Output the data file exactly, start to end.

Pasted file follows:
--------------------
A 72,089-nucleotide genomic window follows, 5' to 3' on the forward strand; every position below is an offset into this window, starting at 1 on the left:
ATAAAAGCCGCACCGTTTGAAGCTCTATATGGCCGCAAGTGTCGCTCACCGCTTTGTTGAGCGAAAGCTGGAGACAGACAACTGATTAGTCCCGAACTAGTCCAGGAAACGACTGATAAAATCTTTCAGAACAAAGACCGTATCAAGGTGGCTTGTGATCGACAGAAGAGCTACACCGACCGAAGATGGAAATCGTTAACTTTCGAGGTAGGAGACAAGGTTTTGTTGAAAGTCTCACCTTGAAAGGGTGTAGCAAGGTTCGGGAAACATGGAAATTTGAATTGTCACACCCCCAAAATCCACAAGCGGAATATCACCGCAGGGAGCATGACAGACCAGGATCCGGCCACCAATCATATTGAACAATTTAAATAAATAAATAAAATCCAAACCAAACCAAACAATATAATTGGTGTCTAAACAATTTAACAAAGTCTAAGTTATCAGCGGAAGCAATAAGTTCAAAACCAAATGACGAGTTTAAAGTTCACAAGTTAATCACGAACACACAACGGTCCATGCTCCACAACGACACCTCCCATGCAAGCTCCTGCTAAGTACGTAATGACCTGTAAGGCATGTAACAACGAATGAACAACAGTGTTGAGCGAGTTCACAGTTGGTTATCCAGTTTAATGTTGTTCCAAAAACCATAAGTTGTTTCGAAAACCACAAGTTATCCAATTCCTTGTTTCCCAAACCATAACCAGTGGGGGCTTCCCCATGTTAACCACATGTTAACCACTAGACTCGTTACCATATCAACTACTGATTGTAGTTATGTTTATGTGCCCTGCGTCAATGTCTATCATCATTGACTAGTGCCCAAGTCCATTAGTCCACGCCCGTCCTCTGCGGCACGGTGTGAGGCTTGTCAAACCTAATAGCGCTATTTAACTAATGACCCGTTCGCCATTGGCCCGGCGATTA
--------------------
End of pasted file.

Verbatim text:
A 72,089-nucleotide genomic window follows, 5' to 3' on the forward strand; every position below is an offset into this window, starting at 1 on the left:
ATAAAAGCCGCACCGTTTGAAGCTCTATATGGCCGCAAGTGTCGCTCACCGCTTTGTTGAGCGAAAGCTGGAGACAGACAACTGATTAGTCCCGAACTAGTCCAGGAAACGACTGATAAAATCTTTCAGAACAAAGACCGTATCAAGGTGGCTTGTGATCGACAGAAGAGCTACACCGACCGAAGATGGAAATCGTTAACTTTCGAGGTAGGAGACAAGGTTTTGTTGAAAGTCTCACCTTGAAAGGGTGTAGCAAGGTTCGGGAAACATGGAAATTTGAATTGTCACACCCCCAAAATCCACAAGCGGAATATCACCGCAGGGAGCATGACAGACCAGGATCCGGCCACCAATCATATTGAACAATTTAAATAAATAAATAAAATCCAAACCAAACCAAACAATATAATTGGTGTCTAAACAATTTAACAAAGTCTAAGTTATCAGCGGAAGCAATAAGTTCAAAACCAAATGACGAGTTTAAAGTTCACAAGTTAATCACGAACACACAACGGTCCATGCTCCACAACGACACCTCCCATGCAAGCTCCTGCTAAGTACGTAATGACCTGTAAGGCATGTAACAACGAATGAACAACAGTGTTGAGCGAGTTCACAGTTGGTTATCCAGTTTAATGTTGTTCCAAAAACCATAAGTTGTTTCGAAAACCACAAGTTATCCAATTCCTTGTTTCCCAAACCATAACCAGTGGGGGCTTCCCCATGTTAACCACATGTTAACCACTAGACTCGTTACCATATCAACTACTGATTGTAGTTATGTTTATGTGCCCTGCGTCAATGTCTATCATCATTGACTAGTGCCCAAGTCCATTAGTCCACGCCCGTCCTCTGCGGCACGGTGTGAGGCTTGTCAAACCTAATAGCGCTATTTAACTAATGACCCGTTCGCCATTGGCCCGGCGATTA